It has been less than a decade, Tolcher explains, since the Human Genome Project was completed. The HGP was a coordinated effort involving multiple players, including the U.S. Department of Energy and the National Institutes of Health. One of the primary goals of the project was to identify all of the genes in human DNA.

Tolcher says some have been unfairly critical of that effort, arguing that there have been too few tangible results from the lengthy project.

"The real value is going to be understanding diseases like cancer, which are diseases that are associated with altered genes," Tolcher says.

Game changer

"Genomic profiling confirms that the effort expended in the Human Genome Sequencing Project is beginning to bear fruit," Smith contends. "Armed with information about the molecular machinery driving each individual tumor, we will have a new direction for treating resistant malignancies."

Gunn agrees. "Being among the first clinical oncology groups to offer comprehensive tumor genome profiling is extremely significant," she says.

"I hope our endeavor sends a message to the rest of the world that the Human Genome Project was a tremendous success in that it gave community oncologists and pathologists a high-quality reference genome to which we can compare our patient's abnormal tumor genomes," Gunn adds. "With this knowledge, we can better predict disease outcome and plan treatment using the same biotechnology tools that were developed for the genome project."

The creation of GenomeConsult likely won't bump up the size of START's employment ranks significantly. But it could boost the center's bottom line.

Gunn says START has projected that GenomeConsult will eventually analyze some 5,000 tumor genomes annually. It's unclear at present what that will mean in terms of total revenues.

But START's decision to create the GenomeConsult division was timely. Recent advances in genomics, proteomics, molecular imaging and other new technologies are leading to a molecularly based reclassification of cancer, American Association for Cancer Research officials say.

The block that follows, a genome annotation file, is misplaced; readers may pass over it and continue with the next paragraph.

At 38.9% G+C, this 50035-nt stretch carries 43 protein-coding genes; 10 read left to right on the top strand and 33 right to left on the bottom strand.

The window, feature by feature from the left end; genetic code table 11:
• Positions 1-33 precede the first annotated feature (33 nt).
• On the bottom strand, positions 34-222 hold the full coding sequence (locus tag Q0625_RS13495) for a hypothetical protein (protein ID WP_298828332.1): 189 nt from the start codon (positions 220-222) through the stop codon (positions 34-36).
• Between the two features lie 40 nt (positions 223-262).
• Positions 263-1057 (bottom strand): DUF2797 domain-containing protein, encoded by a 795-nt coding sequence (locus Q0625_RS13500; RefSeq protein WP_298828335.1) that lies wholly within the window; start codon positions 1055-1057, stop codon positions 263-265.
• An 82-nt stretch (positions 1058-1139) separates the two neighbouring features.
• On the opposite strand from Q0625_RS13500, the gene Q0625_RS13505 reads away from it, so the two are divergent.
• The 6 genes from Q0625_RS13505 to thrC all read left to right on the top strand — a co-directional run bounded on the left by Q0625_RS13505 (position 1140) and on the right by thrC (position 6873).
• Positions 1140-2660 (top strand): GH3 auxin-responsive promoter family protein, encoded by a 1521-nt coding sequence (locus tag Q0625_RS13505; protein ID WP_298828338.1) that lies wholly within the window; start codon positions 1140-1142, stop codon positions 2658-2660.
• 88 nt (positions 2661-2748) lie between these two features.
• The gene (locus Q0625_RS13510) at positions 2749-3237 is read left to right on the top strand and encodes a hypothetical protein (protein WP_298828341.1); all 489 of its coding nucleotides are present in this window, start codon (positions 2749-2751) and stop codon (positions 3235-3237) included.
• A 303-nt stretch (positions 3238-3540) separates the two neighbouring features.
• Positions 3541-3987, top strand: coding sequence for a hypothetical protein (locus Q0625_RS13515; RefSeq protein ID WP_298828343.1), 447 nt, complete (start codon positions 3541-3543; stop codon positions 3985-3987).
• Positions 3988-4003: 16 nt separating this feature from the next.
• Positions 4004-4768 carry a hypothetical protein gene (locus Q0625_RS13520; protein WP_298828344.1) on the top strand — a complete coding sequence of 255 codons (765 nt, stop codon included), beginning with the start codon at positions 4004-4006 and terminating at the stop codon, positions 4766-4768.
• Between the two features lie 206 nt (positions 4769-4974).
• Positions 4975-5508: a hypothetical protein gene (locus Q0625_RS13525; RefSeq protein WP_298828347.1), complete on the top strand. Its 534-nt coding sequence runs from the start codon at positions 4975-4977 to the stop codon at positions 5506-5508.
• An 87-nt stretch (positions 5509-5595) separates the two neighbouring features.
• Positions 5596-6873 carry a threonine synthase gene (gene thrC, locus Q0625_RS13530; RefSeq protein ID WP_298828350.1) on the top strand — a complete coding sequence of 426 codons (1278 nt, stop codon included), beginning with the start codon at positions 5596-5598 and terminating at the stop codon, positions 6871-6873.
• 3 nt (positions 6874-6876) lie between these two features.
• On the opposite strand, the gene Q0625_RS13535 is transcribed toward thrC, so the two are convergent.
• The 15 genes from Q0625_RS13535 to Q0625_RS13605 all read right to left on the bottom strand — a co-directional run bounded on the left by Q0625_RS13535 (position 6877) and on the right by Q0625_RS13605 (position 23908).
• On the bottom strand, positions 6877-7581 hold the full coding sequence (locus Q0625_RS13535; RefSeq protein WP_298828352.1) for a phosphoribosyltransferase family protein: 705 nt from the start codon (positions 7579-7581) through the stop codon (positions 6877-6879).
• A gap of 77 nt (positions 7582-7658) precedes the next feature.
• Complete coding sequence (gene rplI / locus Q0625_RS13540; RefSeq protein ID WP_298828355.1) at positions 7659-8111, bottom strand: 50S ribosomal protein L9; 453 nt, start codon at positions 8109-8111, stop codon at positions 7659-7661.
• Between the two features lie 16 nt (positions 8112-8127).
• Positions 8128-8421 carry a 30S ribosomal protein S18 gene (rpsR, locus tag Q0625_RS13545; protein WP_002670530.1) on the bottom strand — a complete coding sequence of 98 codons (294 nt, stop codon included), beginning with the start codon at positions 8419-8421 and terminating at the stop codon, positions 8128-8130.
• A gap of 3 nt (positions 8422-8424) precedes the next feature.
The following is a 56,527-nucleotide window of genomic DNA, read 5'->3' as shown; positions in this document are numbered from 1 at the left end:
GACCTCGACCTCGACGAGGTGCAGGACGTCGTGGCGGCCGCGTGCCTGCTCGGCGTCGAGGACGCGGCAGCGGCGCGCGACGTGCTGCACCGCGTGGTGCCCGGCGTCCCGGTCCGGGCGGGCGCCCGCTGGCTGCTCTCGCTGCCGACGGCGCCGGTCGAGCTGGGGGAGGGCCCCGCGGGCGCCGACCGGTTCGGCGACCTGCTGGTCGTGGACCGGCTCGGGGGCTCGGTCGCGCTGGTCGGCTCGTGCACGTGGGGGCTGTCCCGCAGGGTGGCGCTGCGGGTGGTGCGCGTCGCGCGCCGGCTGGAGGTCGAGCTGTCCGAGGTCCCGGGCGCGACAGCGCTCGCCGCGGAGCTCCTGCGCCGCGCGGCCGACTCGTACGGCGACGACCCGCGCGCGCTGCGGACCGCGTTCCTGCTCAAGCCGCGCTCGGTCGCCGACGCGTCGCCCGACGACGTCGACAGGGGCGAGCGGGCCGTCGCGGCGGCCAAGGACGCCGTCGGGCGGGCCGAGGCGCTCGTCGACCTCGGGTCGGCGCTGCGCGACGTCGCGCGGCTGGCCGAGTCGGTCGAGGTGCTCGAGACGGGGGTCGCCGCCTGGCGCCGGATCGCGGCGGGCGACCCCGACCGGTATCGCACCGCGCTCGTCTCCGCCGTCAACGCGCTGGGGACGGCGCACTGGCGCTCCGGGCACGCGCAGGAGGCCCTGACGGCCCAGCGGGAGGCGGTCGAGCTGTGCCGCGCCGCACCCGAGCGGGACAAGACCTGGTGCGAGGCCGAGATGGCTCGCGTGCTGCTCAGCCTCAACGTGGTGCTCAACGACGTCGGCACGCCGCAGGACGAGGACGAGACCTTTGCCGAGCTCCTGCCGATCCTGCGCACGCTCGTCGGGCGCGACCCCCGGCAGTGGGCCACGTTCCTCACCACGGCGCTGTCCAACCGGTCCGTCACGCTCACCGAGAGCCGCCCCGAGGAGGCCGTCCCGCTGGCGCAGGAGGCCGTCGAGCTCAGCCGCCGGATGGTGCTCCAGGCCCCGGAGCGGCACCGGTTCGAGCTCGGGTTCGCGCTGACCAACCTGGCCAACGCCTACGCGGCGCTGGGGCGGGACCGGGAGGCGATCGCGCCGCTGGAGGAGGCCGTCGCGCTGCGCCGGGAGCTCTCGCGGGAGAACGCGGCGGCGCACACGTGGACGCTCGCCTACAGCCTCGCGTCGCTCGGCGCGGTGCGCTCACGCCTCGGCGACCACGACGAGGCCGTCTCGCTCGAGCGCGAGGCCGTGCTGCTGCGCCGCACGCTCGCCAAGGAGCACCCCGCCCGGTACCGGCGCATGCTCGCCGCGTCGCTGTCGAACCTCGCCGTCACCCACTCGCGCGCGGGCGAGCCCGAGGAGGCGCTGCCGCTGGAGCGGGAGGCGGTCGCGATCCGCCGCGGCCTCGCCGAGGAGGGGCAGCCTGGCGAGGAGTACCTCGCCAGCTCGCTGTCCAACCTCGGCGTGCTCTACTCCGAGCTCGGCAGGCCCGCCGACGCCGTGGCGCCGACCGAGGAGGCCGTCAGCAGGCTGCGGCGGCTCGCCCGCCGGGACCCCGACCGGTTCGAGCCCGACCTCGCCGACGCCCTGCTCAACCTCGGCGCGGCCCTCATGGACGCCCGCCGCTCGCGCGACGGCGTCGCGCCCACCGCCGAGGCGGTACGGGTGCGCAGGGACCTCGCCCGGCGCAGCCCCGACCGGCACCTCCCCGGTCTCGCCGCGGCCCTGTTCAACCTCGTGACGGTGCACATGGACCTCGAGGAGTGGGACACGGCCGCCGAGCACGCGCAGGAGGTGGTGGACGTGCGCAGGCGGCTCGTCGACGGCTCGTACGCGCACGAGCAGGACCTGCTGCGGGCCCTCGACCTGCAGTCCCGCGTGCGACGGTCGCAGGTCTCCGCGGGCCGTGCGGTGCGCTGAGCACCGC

Dr. Frankie Ann Holmes is a clinical researcher who worked at Houston's M.D. Anderson Cancer Center for 15 years and is now co-director of the Breast Cancer Research Program of US Oncology Research.

"What START in San Antonio is offering is a unique and valuable molecular tool," says Holmes about GenomeConsult. "This (new) intel is a game-changer."

START's Smith says San Antonio has built a national reputation as a leader in cancer research. "It is here that molecular profiling began to develop in a clinically useful way with the estrogen receptor and later the identification of the HER-2-neu receptor," he says. "The genomic profiling further builds on this legacy."

Says Tolcher, "What you want is innovation. The real test of success is being the most innovative, meeting the unmet need."

He says the creation of GenomeConsult was a "pretty substantial" move for START and, ultimately, for San Antonio.

"The fact that we are making this leap early, investing our time, energy and money to do this ... will (allow) us to be in the forefront," Tolcher adds. "There is no reason that, with the right amount of hard work, we couldn't develop San Antonio into a core (region) for molecular genetics."